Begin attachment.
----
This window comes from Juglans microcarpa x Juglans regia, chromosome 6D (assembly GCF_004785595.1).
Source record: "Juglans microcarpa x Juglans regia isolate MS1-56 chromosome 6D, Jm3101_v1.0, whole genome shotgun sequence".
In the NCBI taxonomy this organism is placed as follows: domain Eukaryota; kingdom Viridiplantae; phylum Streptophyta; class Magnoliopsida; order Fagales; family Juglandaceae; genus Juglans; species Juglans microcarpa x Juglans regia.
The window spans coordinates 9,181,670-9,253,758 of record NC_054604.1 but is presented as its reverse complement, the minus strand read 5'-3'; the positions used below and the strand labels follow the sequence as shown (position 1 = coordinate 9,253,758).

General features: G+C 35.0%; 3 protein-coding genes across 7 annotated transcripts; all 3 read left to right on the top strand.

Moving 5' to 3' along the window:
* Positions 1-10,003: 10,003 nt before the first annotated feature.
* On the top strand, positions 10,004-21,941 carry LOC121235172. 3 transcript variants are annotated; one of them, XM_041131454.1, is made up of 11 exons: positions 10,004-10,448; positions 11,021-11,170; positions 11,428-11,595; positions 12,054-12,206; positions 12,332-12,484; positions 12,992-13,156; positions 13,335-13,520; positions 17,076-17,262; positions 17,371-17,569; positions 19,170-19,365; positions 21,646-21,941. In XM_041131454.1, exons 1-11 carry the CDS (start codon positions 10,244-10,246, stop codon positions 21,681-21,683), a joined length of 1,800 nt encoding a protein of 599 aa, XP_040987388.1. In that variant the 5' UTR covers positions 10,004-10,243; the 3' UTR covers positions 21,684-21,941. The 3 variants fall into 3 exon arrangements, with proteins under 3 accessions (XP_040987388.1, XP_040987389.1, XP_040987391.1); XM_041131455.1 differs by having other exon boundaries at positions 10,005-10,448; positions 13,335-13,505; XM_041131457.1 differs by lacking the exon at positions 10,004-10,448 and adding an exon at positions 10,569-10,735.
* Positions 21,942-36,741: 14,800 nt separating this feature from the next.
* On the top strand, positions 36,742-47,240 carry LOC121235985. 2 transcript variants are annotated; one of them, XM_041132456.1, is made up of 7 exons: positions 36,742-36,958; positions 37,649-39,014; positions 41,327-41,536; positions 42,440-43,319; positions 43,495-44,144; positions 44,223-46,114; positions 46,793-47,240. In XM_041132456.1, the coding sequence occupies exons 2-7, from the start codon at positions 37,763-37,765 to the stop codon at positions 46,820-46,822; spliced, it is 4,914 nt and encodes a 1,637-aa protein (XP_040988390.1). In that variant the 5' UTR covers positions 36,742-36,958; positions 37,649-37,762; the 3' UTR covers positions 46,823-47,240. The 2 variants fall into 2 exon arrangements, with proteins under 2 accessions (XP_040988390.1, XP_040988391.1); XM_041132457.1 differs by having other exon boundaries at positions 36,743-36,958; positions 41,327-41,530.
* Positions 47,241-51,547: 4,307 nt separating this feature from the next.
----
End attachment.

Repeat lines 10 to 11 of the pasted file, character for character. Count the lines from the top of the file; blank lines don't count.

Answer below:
* On the top strand, positions 36,742-47,240 carry LOC121235985. 2 transcript variants are annotated; one of them, XM_041132456.1, is made up of 7 exons: positions 36,742-36,958; positions 37,649-39,014; positions 41,327-41,536; positions 42,440-43,319; positions 43,495-44,144; positions 44,223-46,114; positions 46,793-47,240. In XM_041132456.1, the coding sequence occupies exons 2-7, from the start codon at positions 37,763-37,765 to the stop codon at positions 46,820-46,822; spliced, it is 4,914 nt and encodes a 1,637-aa protein (XP_040988390.1). In that variant the 5' UTR covers positions 36,742-36,958; positions 37,649-37,762; the 3' UTR covers positions 46,823-47,240. The 2 variants fall into 2 exon arrangements, with proteins under 2 accessions (XP_040988390.1, XP_040988391.1); XM_041132457.1 differs by having other exon boundaries at positions 36,743-36,958; positions 41,327-41,530.
* Positions 47,241-51,547: 4,307 nt separating this feature from the next.